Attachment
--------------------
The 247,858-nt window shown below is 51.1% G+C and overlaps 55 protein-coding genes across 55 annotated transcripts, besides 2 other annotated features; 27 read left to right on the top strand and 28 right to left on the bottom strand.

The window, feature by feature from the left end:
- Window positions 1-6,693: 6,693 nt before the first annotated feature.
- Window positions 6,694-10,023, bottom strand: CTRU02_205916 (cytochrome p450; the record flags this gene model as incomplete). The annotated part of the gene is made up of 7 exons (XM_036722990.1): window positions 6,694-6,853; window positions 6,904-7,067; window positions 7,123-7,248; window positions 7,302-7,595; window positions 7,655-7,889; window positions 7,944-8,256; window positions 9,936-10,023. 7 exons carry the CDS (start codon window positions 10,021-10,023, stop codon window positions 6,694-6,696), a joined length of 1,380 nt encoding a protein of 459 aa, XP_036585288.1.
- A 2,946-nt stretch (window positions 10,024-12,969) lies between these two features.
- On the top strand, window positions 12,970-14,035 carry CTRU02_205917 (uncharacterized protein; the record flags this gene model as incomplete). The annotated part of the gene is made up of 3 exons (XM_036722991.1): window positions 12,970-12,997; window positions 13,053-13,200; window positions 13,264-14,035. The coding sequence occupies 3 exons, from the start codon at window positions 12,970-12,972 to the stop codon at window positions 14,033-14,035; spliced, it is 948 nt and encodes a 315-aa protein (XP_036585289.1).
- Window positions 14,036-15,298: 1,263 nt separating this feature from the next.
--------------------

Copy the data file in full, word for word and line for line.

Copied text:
The 247,858-nt window shown below is 51.1% G+C and overlaps 55 protein-coding genes across 55 annotated transcripts, besides 2 other annotated features; 27 read left to right on the top strand and 28 right to left on the bottom strand.

The window, feature by feature from the left end:
- Window positions 1-6,693: 6,693 nt before the first annotated feature.
- Window positions 6,694-10,023, bottom strand: CTRU02_205916 (cytochrome p450; the record flags this gene model as incomplete). The annotated part of the gene is made up of 7 exons (XM_036722990.1): window positions 6,694-6,853; window positions 6,904-7,067; window positions 7,123-7,248; window positions 7,302-7,595; window positions 7,655-7,889; window positions 7,944-8,256; window positions 9,936-10,023. 7 exons carry the CDS (start codon window positions 10,021-10,023, stop codon window positions 6,694-6,696), a joined length of 1,380 nt encoding a protein of 459 aa, XP_036585288.1.
- A 2,946-nt stretch (window positions 10,024-12,969) lies between these two features.
- On the top strand, window positions 12,970-14,035 carry CTRU02_205917 (uncharacterized protein; the record flags this gene model as incomplete). The annotated part of the gene is made up of 3 exons (XM_036722991.1): window positions 12,970-12,997; window positions 13,053-13,200; window positions 13,264-14,035. The coding sequence occupies 3 exons, from the start codon at window positions 12,970-12,972 to the stop codon at window positions 14,033-14,035; spliced, it is 948 nt and encodes a 315-aa protein (XP_036585289.1).
- Window positions 14,036-15,298: 1,263 nt separating this feature from the next.